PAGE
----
The latest Pew poll shows Americans split almost evenly on Palin's favorable/unfavorable numbers, with moderates and Independents not digging Palin. Poll numbers like these allegedly show how doomed Sarah Palin is.
Reality: Polls and voters are fickle.
Hillary Clinton had a majority of Americans saying they didn't want her to run for president. Exit polls, however, showed Mrs. Clinton would have done better than Obama against McCain, winning by 11 points. Ultimately, the question is not whether the poll numbers are incredibly damning (which they aren't this far out from the election), but whether Palin can turn them around by the end of a long presidential campaign. Analysts may speculate, but the debate is ultimately over Palin's ability, not the numbers.
Myth: Sarah Palin is finished after resigning as governor of Alaska.
With Governor Sarah Palin’s resignation as governor of Alaska, many feel that she is finished as a presidential hopeful. It may indeed mark the voluntary retirement of Sarah Palin, but I think her resignation is more likely to offend people in political circles than most voters.
Was it honorable for Palin to resign, to “bail out” on the people of her state, as Senator Lisa Murkowski put it? The fact of the matter is that if Palin chooses to make a presidential run, her approach may be more fitting than other political leaders in light of the reality that the preliminaries of the presidential campaign will require a lot of out of state travel in the coming year. Mitt Romney didn’t resign as governor of Massachusetts in 2006; he just spent 212 days out of state while holding the gubernatorial title. The question then is whether it is nobler in the eyes of men to quit a job you’re not going to have time to do, or to hold onto the job and not do it.
Perhaps we’d prefer Huckabee’s choice to ignore the presidential campaign until after his time as governor had lapsed. The result of Huckabee’s decision was that he found himself starting way behind Republicans who’d spent 2006 campaigning.
In Alaska, Palin faced an ethics system that allowed frivolous complaints to consume 80% of her time and energy as governor, as well as weighing heavily on her staff. Perhaps the most relevant example was one that was filed against Palin because of her speech to Indiana Right to Life at the end of Alaska’s legislative session. The lawyer who dismissed the claim said, “The fact that the governor traveled to Indiana to attend a dinner (and a breakfast meeting the next morning) did not take significant time, if any, away from the governor’s duties.” What this implies is that if an action does take significant time from the governor’s duty, it could be an issue.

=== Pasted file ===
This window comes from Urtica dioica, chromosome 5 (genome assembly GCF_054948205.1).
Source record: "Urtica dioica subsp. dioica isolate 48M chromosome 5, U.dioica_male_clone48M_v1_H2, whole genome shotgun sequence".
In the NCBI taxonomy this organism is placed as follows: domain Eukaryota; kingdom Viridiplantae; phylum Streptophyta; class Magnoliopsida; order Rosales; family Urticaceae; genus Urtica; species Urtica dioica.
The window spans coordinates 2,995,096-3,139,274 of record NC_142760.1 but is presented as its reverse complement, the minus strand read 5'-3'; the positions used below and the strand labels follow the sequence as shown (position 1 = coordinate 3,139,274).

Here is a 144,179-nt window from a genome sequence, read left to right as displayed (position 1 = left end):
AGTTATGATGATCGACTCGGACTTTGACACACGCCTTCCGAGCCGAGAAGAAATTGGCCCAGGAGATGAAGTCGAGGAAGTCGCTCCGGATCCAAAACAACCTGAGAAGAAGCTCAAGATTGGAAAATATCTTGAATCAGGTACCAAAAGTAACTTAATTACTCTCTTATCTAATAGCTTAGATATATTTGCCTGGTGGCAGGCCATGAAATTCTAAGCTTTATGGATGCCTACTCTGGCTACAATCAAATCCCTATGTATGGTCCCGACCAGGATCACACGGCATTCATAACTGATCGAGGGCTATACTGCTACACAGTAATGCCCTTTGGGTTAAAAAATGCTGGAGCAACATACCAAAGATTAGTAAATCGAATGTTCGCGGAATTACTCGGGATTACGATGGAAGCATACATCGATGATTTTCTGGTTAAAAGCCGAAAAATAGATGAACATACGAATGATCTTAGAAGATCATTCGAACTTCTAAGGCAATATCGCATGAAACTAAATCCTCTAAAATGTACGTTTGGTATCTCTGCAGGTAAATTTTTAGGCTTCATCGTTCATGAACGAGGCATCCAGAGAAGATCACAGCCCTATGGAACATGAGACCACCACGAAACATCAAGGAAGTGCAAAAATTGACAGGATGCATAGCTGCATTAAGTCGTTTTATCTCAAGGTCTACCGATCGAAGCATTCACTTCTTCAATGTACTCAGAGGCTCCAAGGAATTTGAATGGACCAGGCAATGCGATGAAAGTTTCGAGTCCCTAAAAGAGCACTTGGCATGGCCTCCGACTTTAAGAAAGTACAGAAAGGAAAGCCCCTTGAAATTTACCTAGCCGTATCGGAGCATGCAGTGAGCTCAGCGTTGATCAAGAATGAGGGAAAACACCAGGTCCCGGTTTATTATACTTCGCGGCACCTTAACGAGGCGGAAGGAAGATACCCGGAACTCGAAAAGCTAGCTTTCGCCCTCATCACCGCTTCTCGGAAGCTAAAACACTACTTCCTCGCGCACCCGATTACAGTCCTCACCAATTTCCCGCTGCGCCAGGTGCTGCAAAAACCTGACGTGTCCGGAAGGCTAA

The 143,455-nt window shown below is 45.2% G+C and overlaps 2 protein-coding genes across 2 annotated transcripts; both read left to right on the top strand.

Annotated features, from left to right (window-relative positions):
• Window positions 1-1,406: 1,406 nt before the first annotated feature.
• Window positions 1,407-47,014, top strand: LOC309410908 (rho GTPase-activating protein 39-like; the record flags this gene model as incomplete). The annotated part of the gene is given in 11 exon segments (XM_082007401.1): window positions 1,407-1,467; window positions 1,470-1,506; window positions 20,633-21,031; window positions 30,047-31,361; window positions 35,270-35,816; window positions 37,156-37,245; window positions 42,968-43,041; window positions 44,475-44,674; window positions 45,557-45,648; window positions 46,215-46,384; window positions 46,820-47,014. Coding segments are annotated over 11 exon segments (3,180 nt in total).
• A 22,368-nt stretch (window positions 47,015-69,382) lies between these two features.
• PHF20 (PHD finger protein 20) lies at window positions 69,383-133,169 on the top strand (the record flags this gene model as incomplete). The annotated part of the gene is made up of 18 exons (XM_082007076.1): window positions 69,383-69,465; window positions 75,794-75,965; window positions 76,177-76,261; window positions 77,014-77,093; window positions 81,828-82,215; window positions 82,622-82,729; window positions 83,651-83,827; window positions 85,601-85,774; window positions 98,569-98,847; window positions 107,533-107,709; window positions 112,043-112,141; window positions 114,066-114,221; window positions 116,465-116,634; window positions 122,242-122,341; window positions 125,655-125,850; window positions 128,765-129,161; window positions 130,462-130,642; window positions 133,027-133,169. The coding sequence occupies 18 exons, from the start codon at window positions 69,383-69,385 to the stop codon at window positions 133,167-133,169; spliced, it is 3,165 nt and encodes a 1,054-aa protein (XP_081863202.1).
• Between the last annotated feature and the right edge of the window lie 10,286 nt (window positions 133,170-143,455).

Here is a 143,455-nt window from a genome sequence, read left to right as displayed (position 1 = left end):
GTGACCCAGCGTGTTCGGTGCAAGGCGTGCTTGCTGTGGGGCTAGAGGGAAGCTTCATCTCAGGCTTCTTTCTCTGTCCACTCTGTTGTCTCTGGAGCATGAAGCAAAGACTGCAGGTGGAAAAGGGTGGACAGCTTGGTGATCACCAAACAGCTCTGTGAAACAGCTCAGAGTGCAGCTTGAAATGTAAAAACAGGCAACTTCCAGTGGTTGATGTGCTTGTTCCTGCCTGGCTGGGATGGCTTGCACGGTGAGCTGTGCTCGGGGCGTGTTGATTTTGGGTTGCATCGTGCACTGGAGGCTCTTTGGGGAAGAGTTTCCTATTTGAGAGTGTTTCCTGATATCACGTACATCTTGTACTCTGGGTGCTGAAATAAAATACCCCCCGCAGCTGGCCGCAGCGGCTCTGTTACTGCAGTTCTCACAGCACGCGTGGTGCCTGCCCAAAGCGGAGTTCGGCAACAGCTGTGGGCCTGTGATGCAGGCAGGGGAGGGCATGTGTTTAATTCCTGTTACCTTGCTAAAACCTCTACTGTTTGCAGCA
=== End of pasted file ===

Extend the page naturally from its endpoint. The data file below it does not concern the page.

As for Alaska, it’ll be fine. Adam Brickley pointed out that Palin actually extended her influence over the state by allowing her Lieutenant Governor Sean Parnell to succeed her and thus extend her reforms. Parnell will run in next year’s gubernatorial primary as an incumbent. Parnell will be able to continue the agenda that both he and Palin shared without being distracted by an opposition that is determined to destroy Palin’s national career.
Some think Palin needed to seek a second term to increase her experience. In fact, in order to run for president she needed to not run for re-election. Alaska’s legislature meets for 90 days starting each January. The 2011 session would force Palin to delay announcing for president for a few months, a minor inconvenience. But the 2012 session would occur smack dab in the middle of the Alaska legislative session, and trying to do the work of a presidential candidate would definitely take significant time from a governor’s duties and lead to a more complex ethics case right in the middle of a presidential campaign.
Reality: The ball’s in Palin’s court.
Palin’s resignation raises some very reasonable questions. Does she have the mental toughness needed for national politics? Does she even want to run for anything again? These are legitimate questions, but we should wait for the answers.
In stepping aside, Palin quoted Douglas Macarthur: “We are not retreating, we are advancing in another direction.” Palin’s challenge in the coming months, if she hopes to have a political future, is to show that she hasn’t retreated and that she is continuing to fight for conservative values. If she does that, then I doubt people will care about the fact that she didn’t finish her last 17 months in office.